Monson Goes ‘Undercover’ –Cagle
The television-viewing public has reached a saturation point with reality television, from wannabe singers and dancers to finding Mr. or Ms. Right (or Wrong), or the bevy of game show topics including cooking, fashion design and weight loss.
But, every now and then, a show comes along that offers some redeeming qualities that exceed mere entertainment value. CBS has one such show called “Undercover Boss,” in which the president or other high-level executive from a major business (sometimes national or even global) undergoes a physical transformation to disguise himself/herself and gain employment within the firm at a more granular level.
The upshot for the execs is an education from the lower-level folks whose blood, sweat and tears have enabled the featured company to attain its lofty status. The stories are often humorous, sometimes gut-wrenching and sobering, and occasionally disappointing. The execs soon find, to varying degrees, that their business is not always an accurate reflection of their mission statement. But the takeaways often outweigh the negatives. The rank-and-file employees featured during the episode—many of whom have their own remarkable tales of triumph and tragedy—are rewarded at the end for their tireless efforts.
The show recently featured FASTSIGNS International President and CEO Catherine Monson, who spent nearly 30 years with franchise printer PIP Printing/Sir Speedy. Monson came to FASTSIGNS in 2009, intrigued by the challenge of turning the company around. In front of the camera, however, she found herself a far cry from the corner office, working hands-on in various capacities, including site surveys, production and installation.
“It was a very amazing experience,” Monson tells B&P. “The whole process was exhausting and grueling. But it was a load of fun and a great way to get a completely different view into the company and how to make it better.”
Monson is contractually bound not to give away any production secrets; she did admit the taping sessions were unrelenting. “It’s very intense, exciting and fun. Even when you go to the ladies’ room, you’re still miked for sound.”
In order to protect Monson’s identity—after all, many franchise owners/employees have met her through various company functions—she was decked out in all black as “Louise Steely,” a somewhat gothic-looking free spirit. The filming was done under the guise of shooting the pilot for a new reality show, Second Chances, where a downtrodden “Steely” was vying to win money to buy her own franchise.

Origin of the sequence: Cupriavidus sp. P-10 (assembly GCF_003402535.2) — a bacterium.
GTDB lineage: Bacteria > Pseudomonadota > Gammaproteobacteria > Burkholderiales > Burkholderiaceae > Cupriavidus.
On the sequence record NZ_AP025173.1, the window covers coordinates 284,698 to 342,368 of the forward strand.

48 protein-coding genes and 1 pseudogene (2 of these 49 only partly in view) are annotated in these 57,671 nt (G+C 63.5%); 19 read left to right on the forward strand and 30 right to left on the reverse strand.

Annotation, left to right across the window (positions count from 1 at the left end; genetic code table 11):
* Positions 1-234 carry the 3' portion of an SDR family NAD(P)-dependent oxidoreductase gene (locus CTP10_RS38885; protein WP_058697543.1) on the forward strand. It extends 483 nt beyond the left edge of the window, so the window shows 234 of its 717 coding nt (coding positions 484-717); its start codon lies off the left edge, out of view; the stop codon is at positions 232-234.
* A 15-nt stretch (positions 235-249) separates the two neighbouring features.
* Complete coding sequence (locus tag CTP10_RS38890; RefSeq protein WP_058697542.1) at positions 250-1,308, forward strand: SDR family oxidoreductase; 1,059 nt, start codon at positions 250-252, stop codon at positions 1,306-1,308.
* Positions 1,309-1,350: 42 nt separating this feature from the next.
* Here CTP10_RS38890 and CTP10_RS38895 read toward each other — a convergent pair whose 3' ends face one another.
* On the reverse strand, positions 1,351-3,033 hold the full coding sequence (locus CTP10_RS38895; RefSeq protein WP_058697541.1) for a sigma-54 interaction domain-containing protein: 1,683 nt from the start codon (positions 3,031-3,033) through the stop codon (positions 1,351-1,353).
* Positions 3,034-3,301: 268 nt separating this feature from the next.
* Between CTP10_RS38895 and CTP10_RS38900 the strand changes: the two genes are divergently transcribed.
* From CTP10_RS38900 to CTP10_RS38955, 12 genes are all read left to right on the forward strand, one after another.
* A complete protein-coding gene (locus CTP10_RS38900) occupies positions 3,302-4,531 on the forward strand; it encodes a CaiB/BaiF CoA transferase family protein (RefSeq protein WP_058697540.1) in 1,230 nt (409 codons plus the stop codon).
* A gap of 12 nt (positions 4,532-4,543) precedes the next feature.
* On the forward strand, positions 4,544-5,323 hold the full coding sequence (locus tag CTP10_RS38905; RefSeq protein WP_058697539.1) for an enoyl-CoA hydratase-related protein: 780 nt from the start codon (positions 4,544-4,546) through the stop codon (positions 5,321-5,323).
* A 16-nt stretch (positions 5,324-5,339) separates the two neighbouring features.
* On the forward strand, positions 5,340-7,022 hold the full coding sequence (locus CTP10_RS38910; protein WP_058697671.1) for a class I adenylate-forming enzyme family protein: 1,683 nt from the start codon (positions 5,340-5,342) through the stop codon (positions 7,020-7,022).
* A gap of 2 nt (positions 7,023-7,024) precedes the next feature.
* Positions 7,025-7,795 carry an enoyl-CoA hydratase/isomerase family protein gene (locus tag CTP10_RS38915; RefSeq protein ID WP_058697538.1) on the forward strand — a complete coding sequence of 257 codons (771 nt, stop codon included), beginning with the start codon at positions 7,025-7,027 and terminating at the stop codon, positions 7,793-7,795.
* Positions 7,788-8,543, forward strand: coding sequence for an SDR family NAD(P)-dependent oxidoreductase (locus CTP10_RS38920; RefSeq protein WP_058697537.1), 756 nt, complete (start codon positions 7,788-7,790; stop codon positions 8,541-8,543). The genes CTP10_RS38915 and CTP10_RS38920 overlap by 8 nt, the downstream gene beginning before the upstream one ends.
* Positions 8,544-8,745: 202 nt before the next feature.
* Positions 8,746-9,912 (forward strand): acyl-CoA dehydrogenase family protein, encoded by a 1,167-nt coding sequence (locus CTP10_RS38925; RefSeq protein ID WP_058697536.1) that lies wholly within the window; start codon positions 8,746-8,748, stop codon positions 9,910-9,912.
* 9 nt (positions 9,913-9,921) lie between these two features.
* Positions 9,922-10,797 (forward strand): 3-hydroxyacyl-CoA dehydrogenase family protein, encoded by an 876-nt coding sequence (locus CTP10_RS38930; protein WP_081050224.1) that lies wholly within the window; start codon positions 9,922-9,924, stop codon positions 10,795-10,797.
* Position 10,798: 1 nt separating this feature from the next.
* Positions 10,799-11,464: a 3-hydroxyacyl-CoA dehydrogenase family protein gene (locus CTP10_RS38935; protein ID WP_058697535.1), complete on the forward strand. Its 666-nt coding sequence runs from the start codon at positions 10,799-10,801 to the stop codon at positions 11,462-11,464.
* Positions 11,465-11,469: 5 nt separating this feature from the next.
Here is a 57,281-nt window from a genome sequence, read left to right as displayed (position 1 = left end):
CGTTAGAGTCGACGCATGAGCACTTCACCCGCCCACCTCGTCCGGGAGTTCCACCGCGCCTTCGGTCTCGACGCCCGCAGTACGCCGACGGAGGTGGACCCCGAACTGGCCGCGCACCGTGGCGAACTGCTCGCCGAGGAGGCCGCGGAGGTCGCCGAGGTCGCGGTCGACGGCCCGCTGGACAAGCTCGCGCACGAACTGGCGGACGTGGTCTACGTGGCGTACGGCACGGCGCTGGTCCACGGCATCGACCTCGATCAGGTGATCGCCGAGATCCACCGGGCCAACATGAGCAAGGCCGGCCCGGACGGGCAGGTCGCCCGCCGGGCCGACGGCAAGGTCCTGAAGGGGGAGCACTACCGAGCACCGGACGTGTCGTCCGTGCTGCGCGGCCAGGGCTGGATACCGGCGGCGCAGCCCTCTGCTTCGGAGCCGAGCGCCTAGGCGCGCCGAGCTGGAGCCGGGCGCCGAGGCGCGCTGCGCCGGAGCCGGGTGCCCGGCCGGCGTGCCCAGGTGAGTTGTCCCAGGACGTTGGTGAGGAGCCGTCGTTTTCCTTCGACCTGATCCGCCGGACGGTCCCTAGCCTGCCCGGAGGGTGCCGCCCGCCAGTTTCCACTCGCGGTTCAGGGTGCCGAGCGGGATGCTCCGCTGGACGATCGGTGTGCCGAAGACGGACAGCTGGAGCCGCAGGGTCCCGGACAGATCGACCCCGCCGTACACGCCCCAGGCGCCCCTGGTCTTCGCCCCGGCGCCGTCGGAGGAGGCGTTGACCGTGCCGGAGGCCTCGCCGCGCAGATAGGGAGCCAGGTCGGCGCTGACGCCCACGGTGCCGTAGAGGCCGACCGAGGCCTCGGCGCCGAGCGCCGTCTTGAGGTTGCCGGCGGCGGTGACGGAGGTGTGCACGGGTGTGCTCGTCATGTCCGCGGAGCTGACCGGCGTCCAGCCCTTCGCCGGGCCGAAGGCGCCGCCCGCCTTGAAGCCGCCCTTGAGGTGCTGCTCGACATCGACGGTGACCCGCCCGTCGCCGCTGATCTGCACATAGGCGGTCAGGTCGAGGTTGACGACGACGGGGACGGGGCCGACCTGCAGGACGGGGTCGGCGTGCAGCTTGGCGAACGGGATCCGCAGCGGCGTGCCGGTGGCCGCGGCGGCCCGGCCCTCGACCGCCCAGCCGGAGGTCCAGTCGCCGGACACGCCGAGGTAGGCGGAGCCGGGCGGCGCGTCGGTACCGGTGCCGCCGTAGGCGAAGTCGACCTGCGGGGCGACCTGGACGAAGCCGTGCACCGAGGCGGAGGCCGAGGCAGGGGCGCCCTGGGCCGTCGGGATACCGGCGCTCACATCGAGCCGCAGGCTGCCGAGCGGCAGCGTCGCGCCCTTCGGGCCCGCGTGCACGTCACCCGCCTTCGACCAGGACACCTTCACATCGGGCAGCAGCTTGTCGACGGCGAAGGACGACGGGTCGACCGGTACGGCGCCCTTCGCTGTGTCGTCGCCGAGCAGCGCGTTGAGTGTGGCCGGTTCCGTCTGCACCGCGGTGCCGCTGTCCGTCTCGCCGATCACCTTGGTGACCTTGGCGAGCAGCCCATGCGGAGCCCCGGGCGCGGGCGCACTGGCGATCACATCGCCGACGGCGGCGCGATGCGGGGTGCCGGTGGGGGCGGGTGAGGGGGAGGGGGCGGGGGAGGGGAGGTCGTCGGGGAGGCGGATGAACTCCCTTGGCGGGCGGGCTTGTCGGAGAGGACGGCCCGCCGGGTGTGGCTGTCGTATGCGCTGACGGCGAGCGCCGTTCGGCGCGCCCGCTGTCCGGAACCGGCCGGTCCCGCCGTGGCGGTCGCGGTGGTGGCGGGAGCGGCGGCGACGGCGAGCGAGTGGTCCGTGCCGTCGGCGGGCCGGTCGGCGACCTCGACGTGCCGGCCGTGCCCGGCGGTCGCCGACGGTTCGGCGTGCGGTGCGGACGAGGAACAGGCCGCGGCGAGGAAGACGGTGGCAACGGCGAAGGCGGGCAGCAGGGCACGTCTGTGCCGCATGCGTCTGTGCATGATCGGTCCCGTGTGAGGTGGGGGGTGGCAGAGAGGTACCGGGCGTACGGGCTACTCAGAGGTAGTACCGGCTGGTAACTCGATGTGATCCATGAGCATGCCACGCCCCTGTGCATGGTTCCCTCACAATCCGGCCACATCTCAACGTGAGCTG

Monson bounced around the country visiting franchises. She didn't have any hands-on experience with the signage aspect of the business and found it to be fun and frustrating as she attempted various duties, from applying vehicle decals to rigging an exterior installation.
While no one caught on to Monson's real identity, there were some close calls. She'd spent extensive time with Scott Koehler, the Phoenix franchise owner, and had visited his franchise twice prior to the "Undercover Boss" taping.
“He didn’t have a clue,” Monson laughs. “It was a combination of the fake tattoos, heavy eyeliner, heroin-chic makeup and more F-bombs than he’s used to me sharing.”
The FASTSIGNS' honcho reaped a number of takeaways from her experiences that were or are in the process of being implemented as changes or modifications for the company. She was floored that Koehler had to fend for himself when it came to learning the installation aspect, including training, permitting and safety standards. So, now the company is in the process of creating a corporate curriculum. Marketing and e-commerce enhancements have also been developed, in part, from Monson's interaction with franchise workers.
One unintended consequence of the show was Monson relating some aspects of her personal life, including memories of her abusive, alcoholic mother. She was interviewed for several hours to provide some background, and the relationship with her mother bubbled to the top.
“I’ve been overwhelmed by the thousands of e-mails and letters I’ve received from other people who have had abusive childhoods,” she relates. “The more we talk about it, the less it affects us, and the more we understand that we’re in control of our happiness and our destiny.”
Another positive splash has been the added business generated by Monson's appearance. FASTSIGNS' Website saw a tenfold spike in traffic, and a number of new clients discovered the sign franchise through "Undercover Boss." A number of franchises across the country also held viewing parties that were covered by network affiliates, which brought positive publicity and expanded brand recognition.
Monson has no regrets about the experience, which taught the CEO a little something about herself.
“All work and no play makes Catherine a boring girl,” she laughs. “I don’t want to be boring anymore.” PI